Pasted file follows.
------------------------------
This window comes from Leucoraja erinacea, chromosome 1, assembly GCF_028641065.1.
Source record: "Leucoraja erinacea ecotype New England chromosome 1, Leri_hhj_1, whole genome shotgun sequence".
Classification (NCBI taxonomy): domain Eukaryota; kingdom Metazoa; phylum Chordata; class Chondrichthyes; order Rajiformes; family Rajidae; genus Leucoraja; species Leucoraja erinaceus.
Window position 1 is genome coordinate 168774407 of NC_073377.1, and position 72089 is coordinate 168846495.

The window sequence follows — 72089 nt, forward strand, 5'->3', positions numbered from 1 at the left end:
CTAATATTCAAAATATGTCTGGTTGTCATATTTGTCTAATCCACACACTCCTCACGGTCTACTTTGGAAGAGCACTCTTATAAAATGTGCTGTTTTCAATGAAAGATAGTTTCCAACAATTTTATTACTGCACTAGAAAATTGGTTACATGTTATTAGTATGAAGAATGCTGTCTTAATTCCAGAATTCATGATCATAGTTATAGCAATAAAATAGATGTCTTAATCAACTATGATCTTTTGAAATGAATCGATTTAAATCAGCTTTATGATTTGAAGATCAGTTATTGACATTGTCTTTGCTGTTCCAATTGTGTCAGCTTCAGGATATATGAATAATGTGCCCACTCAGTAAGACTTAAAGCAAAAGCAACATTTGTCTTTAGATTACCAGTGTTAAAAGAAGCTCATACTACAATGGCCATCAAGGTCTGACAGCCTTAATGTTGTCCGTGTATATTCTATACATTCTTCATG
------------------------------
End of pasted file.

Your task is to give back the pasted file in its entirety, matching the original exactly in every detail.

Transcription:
This window comes from Leucoraja erinacea, chromosome 1, assembly GCF_028641065.1.
Source record: "Leucoraja erinacea ecotype New England chromosome 1, Leri_hhj_1, whole genome shotgun sequence".
Classification (NCBI taxonomy): domain Eukaryota; kingdom Metazoa; phylum Chordata; class Chondrichthyes; order Rajiformes; family Rajidae; genus Leucoraja; species Leucoraja erinaceus.
Window position 1 is genome coordinate 168774407 of NC_073377.1, and position 72089 is coordinate 168846495.

The window sequence follows — 72089 nt, forward strand, 5'->3', positions numbered from 1 at the left end:
CTAATATTCAAAATATGTCTGGTTGTCATATTTGTCTAATCCACACACTCCTCACGGTCTACTTTGGAAGAGCACTCTTATAAAATGTGCTGTTTTCAATGAAAGATAGTTTCCAACAATTTTATTACTGCACTAGAAAATTGGTTACATGTTATTAGTATGAAGAATGCTGTCTTAATTCCAGAATTCATGATCATAGTTATAGCAATAAAATAGATGTCTTAATCAACTATGATCTTTTGAAATGAATCGATTTAAATCAGCTTTATGATTTGAAGATCAGTTATTGACATTGTCTTTGCTGTTCCAATTGTGTCAGCTTCAGGATATATGAATAATGTGCCCACTCAGTAAGACTTAAAGCAAAAGCAACATTTGTCTTTAGATTACCAGTGTTAAAAGAAGCTCATACTACAATGGCCATCAAGGTCTGACAGCCTTAATGTTGTCCGTGTATATTCTATACATTCTTCATG